Murghab Travel Guide + 4 Things To Do In Murghab
Updated August 2023, Murghab Travel Guide + 4 Things To Do In Murghab, Tajikistan was originally written in March 2020
Welcome to the wild wild east! Murghab is a peculiar, rugged frontier town located in Tajikistan’s Eastern Pamir at a staggering elevation of 3,650 meters. Murghab wasn’t much anything aside from an area that Kyrgyz nomads wandered through until the 1890s when the Russian Army established an outpost here that became known as Pamirskiy Post.
While there aren’t a lot of things to do in Murghab itself, the town does serve as a good base for further exploration into the Eastern Pamir from. Travelers taking on the Pamir Highway between Osh and Khorog will pass through Murghab coming from or heading towards Karakul Lake and the Kyzyl-Art Border Crossing (unless you make the Bartang Valley detour that spits you out near Kok Jar).
Updates to note in summer 2023: Murghab is even more sparse than it was in years past owing to the ongoing border closure with Kyrgyzstan and the exodus of many ethnic Kyrgyz and Pamiris from Tajikistan. There are less guesthouses and homestays than in years prior. Food options are even more limited before due to the Kyrgyz border closure. Transport options are thin as well, so if not visiting with your own means of transport you may want to plan some extra days in the event it takes time to find a ride out of town.
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Things To Do In Murghab
The Murghab Bazaar is comprised of shops inside shipping containers. People have gotten quite creative with them creating unique window facades on the fronts of their shipping container shops. Toward the middle are two metal yurts, one of which is signposted ‘мясо’ selling fat tail sheep and other meats inside.
There is a shipping container selling local handicrafts out of it such as Pamiri socks, purses, stuffed animals, and more.
A big, white Lenin Statue will greet you on the southern end of town as you arrive into Murghab.
This little mosque down the hill from town is buzzing on Fridays.
Try Some Yak Milk Ice Cream
On the ‘backside’ (from the main row in the Murghab Bazaar) of a shipping container (very close to the Megafone shop in the southwest corner of the bazaar) is a small ice cream shop. You know you’ll have found it if you see the wicker fence around it. A woman and her son sell yak milk ice cream here.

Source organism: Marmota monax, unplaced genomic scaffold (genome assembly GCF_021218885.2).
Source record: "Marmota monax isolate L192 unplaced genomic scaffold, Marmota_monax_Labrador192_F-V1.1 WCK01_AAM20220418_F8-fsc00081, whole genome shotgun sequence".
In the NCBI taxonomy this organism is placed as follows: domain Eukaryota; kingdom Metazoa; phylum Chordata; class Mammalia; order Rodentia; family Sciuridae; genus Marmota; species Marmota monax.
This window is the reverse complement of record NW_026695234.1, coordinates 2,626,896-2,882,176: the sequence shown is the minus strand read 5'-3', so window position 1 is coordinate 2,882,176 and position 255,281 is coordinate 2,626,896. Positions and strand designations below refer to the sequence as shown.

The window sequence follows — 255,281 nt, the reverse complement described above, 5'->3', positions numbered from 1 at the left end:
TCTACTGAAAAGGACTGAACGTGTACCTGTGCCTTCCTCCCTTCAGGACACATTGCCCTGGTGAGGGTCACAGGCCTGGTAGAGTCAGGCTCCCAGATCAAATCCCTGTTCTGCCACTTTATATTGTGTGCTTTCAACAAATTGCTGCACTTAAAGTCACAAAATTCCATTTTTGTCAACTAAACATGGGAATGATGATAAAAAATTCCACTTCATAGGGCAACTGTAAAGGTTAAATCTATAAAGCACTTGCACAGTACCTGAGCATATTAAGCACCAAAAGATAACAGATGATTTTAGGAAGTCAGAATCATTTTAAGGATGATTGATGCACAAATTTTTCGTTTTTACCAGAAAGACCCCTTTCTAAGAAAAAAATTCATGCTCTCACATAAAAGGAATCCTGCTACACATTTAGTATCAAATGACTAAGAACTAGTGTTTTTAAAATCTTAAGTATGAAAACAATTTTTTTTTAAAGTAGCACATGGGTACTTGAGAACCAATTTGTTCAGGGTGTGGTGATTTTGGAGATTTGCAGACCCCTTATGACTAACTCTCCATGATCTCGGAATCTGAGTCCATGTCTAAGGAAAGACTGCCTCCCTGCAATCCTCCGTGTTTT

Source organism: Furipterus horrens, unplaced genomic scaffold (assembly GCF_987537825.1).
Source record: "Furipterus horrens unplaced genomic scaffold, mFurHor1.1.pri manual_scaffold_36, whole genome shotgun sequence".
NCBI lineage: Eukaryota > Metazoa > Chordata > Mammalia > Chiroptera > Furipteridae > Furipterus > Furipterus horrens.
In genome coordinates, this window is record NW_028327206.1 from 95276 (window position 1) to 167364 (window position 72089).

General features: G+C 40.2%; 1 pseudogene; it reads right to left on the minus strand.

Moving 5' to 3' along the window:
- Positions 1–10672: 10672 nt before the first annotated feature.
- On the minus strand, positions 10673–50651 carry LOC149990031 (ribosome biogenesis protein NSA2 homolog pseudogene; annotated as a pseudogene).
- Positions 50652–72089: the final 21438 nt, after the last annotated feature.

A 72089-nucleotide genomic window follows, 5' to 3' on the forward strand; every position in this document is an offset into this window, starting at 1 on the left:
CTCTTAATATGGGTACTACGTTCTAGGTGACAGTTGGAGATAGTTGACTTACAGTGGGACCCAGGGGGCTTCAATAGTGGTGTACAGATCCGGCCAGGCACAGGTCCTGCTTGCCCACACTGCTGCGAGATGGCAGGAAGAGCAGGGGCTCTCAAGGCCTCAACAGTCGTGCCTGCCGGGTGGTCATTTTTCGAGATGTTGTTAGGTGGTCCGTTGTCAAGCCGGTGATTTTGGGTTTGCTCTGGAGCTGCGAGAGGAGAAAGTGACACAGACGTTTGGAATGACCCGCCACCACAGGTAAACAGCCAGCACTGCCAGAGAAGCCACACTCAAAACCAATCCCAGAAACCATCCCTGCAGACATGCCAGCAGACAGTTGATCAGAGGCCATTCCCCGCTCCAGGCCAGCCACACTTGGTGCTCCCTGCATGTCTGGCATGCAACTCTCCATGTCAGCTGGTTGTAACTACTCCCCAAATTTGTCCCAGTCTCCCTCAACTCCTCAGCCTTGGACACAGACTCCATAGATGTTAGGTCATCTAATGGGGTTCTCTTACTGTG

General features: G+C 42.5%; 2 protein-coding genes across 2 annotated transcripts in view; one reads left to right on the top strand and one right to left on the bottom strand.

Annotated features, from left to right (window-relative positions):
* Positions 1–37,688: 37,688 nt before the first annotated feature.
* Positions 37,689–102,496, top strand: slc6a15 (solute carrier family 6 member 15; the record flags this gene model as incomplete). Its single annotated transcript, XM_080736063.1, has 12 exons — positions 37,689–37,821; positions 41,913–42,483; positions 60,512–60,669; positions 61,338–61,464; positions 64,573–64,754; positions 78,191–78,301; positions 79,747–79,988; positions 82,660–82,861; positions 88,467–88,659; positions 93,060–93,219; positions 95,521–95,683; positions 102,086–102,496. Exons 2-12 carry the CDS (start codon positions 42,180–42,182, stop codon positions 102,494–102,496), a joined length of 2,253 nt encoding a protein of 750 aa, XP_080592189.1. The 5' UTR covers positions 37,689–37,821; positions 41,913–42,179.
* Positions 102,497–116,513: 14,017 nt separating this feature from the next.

Pull up one of the chairs outside and grab a large bowl (the biggest one is 5 TJS) and enjoy a unique ice cream here. And don’t worry yak milk ice cream doesn’t taste too awfully different than standard ice cream.
Things To Do Outside Of Murghab
North of Murghab
Pshart Valley: The Pshart Valley is striated with colorful mineral-laden mountains, sitting just north of Murghab. To reach the Pshart Valley you’ll need to head west off the M41 just north of Murghab. Ask around in the Murghab Bazaar to arrange transport there.
Rangkul: North of Murghab and the Pshart Valley a road forks off of the Pamir Highway toward Rangkul. In Rangkul the main draw is to visit the high-altitude lakes and deserty sand dunes.
There are yurt camps out here and camel trekking is possible. Most days a shared car departs Murghab Bazaar for Rangkul.
Ak Baital Pass: 4,655 meter Ak Baital Pass is the highest point of the Pamir Highway. Keep an eye out for Marco Polo sheep in the surrounding peaks as you pass through. Snow, even in the dead of summer is not unheard of here.
Karakul: Karakul is Tajikistan’s largest lake, with a shoreside village of the same name. It’s the last major stop along the Pamir Highway before the Kyrgyz Border at Kyzyl Art Pass. The lake was created by a meteor impact.
A night in the village to explore around the lake is worth it (in my opinion), though most travelers only stop for lunch in the village and for photo stops before continuing on to Murghab.
Plan your stay: The Karakul Travel Guide
South of Murghab
At Chabysh: Held the second week of August each year about 5 kilometers south of Murghab, At Chabysh celebrates the Kyrgyz horse sports. The most popular being the brutal Kok Boru/Buzkashi. Kyrgyz music and traditions are also a major part of the festival.